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|Heart of the Matter - Page 2|
The Concept of Couple Sexual Styles
In more than 35 years of doing sex therapy, I've found that one of the most powerful interventions for couples like Jen and Rob is to help them develop a broader view of the kinds of intimate and erotic connections that couples can develop. Most couples in our society come to marriage with a media-determined, myth-laden idea of what their sex lives should be. R-rated movies present a romantic, seductive, unfailingly hot picture of what it takes: both partners are young, attractive, and totally turned-on before touching even begins. Kissing turns to passionate caressing and unbearable lust, which leads easily and without fumbling to thrilling intercourse and soul-stirring (and multiple for her) orgasms. This image sells a lot of movie tickets, but it's a profoundly misleading portrait of what happens with real-life, long-term couples. In fact, you almost never see married couples in movies, or hear about them in love songs or novels: when incredible sex is portrayed, it's always a new couple or an extramarital affair. The media message is that "hot sex" is new sex, with forbidden people and often in adventurous settings. Serious or married couples are just too boring.
So, what is a sexual style? It has to do with recognizing how different elements of a couple's sexual experience form a pattern—their way of initiating sex, how they pleasure each other and engage in erotic scenarios, the role of intercourse in their lovemaking, the afterplay scenarios they prefer, and the meaning sex has for them and its place in their relationship. The exploration of sexual styles focuses on two core dimensions. The first is how partners integrate intimacy and eroticism into their relationship. Intimacy is about safety, predictability, closeness, and warmth, while eroticism is about taking emotional and sexual risks, bringing mystery and creativity into sex, enjoying unpredictability, and being able to let go and savor sexuality for itself. Intimacy lets you feel secure in your sexual relationship. It usually involves touch that's affectionate (handholding, kissing, hugging) and sensual (cuddling, stroking, back rubs, nongenital pleasuring). Empathy for your partner's feelings and sharing experiences, sexual and nonsexual, are its core qualities. Most people consider intimacy essential to a mature sexual connection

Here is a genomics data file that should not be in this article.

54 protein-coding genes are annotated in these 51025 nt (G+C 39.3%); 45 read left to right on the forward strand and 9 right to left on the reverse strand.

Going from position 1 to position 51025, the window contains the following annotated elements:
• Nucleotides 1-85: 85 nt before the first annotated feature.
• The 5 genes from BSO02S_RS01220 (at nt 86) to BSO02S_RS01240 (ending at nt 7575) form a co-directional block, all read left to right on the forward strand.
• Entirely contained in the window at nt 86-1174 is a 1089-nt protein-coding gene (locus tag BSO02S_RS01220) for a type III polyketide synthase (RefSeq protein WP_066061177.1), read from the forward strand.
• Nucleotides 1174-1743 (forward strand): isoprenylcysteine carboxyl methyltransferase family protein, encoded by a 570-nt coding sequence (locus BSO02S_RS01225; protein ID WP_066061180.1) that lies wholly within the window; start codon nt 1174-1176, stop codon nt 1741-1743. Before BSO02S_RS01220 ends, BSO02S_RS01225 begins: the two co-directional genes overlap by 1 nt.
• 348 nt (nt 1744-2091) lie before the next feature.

Our culture takes a paradoxical approach to eroticism, however, which is just as essential to an ongoing sexual connection. On the one hand, it bombards us with magazines promising keys to erotic ecstasy and porn videos focused on sex that's "crazy, dirty, and exciting"; on the other hand, it makes us fear that eroticism will get out of control and lead to sex addictions, affairs, or fetishes. Nevertheless, eroticism is an integral part of us as individuals and as a couple: it can't be split off from relationships. Intimacy and pleasuring have great value, but they don't wholly substitute for erotic flow and orgasm.
The second core dimension of sexual style refers to balancing personal autonomy with emotional closeness. The challenge is how each partner can maintain a sense of individuality and at the same time experience a sense of being part of an intimate, erotic team—how each partner's "sexual voice" integrates with the other partner's feelings and preferences, so that both partners can experience sex in a comfortable, pleasurable, and emotionally and sexually satisfying manner.
Confronting differences in attitudes about sexuality forces couples to find their balance between their personal autonomy and respect for each partner's intrinsic separateness and their togetherness, or the ability to identify as "we." A crucial element of working with couples regarding their sexuality is helping them explore how close they want to feel and how much they value autonomy in their relationship. Their sexual style will be a window into how these aspects of their emotional lives are woven into their ongoing relationship.
Either extreme can interfere with sexual desire and satisfaction. When each partner is so intent on "doing sex" his or her way, both partners end up in a power struggle in which neither feels validated or satisfied. The other extreme is when both partners are so concerned with making sexual feelings mutual that sex itself becomes tentative, lacking in spontaneity and passion.
In working with couples who've arrived at a sexual impasse, I've found it helpful to consider the spectrum of sexual styles from which couples cobble together their particular approach to intimate and erotic connection—almost always without much discussion or conscious deliberation. To be sure, there isn't one right couple sexual style; each style has its strengths and pitfalls. Further, these styles aren't "pure," and they don't represent an exhaustive list of ways a couple may find sexual satisfaction, but they do offer an overview that affords a perspective on the couple's preferences and choices.